Smaller-Sized Filters with Baader UFC-System :
It may only be an adaptor but this little piece of anodised metal will let you use a range of popular astroimaging cameras with Baader Universal Filter Changer (UFC) on Celestron's RASA 8 telescope thus allowing you to swap filters quickly and easily.
Unlike the Baader UFC telescope adaptors for the 11″ RASA and RASA 36 that are mated to the corrector lens group cell face-plate and secured with the knurled retaining ring, this adaptor screws onto the male outer threads of the lens group housing itself. So you would remove the RASA 8’s retaining, the T-2 or C camera adaptor and then the clear filter, and then attach the UFC Base with its RASA 8 UFC adaptor in place. The adaptor has female M84 threads on the telescope side and uses Baader’s S70 dovetail on the UFC/camera side for secure fitment to both the RASA and the UFC Base.
This S70 UFC adaptor itself only adds a minuscule 1.4mm to the optical path, but what is the overall optical length with the rest of UFC system in place? The UFC base is 13mm thick, and with the typical types of UFC camera adaptors (T-2/M48 etc) used being 2mm, the overall optical length is 16.4mm (1.4mm+13mm+2mm). The RASA 8 without any of the camera adaptors attached has a back focus distance of 29mm, this leaves 12.6mm so with a filter in place this configuration is suitable for use with a wide range of popular imaging cameras with ~13mm backfocus.
Below shows an example set up using 2″ mounted filter slider and with a camera that uses a T-2 mount, and the new Baader RASA 8″ UFC adaptor.
By the way:
The only function, that still might be left to desire, is an easier way to reach the front adjustment hex-screws of the RASA 8. Due to the very short backfocus available, it is somewhat difficult to reach these screws and to "tweak" the star sizes in each corner of the image to absolute perfectness.
So - in order to even reach this goal (exchange filters AND effortlessly adjust the camera tilt), in February latest we will launch a separate product - only produced for the RASA 8: the FCCT (Filter Changer & Camera Tilter). This unit will feature 3D-printed filter sliders and be only able to accept filters in diameters of 31 mm / 36 mm / and 2"(47.4 mm) w/o cell mount. This is a revolution for the RASA 8 since it makes perfect adjustment of all stars in the field a joy. Already now the first imagers are using this solution as prototypes and the results are outstanding, see here: https://www.baader-planetarium.com/en/blog/rasa-8-extreme-images-michael-jaeger-with-ccd-camera-f2-highspeed-filter/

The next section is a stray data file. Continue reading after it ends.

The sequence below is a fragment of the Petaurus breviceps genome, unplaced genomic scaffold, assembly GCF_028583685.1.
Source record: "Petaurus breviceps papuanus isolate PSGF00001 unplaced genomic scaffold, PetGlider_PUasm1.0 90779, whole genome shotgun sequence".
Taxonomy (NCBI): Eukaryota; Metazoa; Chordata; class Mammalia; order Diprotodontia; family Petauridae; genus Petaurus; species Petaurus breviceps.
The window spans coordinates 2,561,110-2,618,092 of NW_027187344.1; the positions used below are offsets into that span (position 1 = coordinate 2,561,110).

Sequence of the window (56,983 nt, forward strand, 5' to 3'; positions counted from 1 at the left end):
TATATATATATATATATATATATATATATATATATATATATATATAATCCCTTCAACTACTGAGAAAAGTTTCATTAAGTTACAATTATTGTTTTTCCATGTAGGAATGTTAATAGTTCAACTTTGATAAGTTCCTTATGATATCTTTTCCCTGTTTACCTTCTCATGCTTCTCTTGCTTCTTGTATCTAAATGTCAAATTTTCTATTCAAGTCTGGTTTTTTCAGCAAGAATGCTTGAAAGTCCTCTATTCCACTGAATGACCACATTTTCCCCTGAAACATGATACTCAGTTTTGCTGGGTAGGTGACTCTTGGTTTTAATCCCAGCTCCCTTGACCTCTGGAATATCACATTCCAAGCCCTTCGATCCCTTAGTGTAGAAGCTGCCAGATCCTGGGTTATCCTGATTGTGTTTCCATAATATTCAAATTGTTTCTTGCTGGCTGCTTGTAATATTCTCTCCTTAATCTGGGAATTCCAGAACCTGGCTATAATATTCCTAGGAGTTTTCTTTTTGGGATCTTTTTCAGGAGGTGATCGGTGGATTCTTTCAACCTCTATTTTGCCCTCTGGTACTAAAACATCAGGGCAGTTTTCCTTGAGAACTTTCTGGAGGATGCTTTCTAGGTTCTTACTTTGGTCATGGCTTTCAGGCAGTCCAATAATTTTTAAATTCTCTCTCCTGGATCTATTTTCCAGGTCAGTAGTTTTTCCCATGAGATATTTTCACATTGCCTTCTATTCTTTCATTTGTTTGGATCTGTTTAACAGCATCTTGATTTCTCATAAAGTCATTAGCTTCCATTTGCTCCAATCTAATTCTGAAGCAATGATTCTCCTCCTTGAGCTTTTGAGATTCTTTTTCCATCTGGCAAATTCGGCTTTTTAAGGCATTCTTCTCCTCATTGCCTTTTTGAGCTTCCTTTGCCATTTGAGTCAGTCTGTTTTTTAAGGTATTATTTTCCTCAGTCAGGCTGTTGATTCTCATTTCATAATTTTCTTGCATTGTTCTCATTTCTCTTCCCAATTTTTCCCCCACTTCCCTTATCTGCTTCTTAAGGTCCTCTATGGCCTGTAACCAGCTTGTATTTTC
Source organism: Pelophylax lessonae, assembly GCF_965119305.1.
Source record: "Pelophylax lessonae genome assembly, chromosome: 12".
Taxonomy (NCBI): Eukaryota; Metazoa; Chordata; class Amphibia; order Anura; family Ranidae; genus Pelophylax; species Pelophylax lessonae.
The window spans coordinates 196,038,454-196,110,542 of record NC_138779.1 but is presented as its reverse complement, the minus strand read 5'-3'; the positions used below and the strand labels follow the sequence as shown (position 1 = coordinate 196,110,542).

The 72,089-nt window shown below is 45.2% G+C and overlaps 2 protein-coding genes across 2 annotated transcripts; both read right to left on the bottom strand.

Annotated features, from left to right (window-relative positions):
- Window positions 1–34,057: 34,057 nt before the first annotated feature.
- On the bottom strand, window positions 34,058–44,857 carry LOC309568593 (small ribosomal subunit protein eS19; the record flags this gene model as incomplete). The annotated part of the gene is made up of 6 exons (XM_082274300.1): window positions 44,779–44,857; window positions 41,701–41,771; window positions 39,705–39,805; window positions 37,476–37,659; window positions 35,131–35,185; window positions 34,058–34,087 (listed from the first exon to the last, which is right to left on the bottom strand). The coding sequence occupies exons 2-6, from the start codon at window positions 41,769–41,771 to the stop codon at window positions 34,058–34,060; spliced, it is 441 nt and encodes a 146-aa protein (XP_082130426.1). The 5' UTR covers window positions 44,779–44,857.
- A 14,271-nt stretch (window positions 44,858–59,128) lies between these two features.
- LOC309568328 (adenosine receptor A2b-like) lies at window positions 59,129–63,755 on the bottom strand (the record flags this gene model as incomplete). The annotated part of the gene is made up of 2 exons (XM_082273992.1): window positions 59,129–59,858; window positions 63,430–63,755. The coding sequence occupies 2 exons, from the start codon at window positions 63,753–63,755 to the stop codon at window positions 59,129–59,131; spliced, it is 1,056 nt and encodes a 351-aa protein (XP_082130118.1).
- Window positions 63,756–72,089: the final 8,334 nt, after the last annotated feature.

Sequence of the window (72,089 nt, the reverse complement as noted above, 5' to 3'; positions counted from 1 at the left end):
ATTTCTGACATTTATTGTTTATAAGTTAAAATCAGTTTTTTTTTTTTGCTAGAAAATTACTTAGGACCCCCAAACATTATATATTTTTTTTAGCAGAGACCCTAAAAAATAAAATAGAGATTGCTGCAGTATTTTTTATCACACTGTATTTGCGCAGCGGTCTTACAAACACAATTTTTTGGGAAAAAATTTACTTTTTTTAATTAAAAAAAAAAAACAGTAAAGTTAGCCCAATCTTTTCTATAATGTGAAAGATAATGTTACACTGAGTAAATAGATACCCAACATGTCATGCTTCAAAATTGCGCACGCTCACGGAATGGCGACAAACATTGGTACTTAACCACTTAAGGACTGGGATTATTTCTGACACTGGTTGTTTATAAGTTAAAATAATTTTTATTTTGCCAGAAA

About the author
Dr. Lee Sproats has been interested in astronomy since watching Star Wars in 1977 and has appeared on the UK Sky at Night TV programme. He then went on to study Astronomy where he obtained a degree and then a PhD in the subject at University College London/Mullard Space Science Laboratory. He has worked in Australia in radio astronomy and used optical/infrared telescopes on Hawaii and La Palma and Lowell and Kitt Peak observatories in the USA. After working for the University of Surrey to promote the use of computers for teaching in UK higher education and then as an IT trainer for a stock market company, he went on to work for Greenwich Observatory Ltd where he ran their northern branch and then worked for David Hinds Ltd dealing with our and Celestron products. He is often involved in flight excursions that take passengers to observe the northern lights, has led trips to see the great USA 2017 eclipse near Hopkinsville and was lead astronomer onboard a specially chartered 737 to view the 2015 total solar eclipse at 38,000ft. Lee`s astronomical interests include Lunar observing, astrophotography, photometry and pro-am collaborations.
Since David Hinds stopped operation in December 2020, Dr. Sproats works for Baader Planetarium as our UK representative/consultant and is responsible for looking after our UK/Eire dealers, dealing with Baader Planetarium/PlaneWave/10Micron product support, writing articles and also is involved in our large telescope and observatory instrumentation projects.View all posts from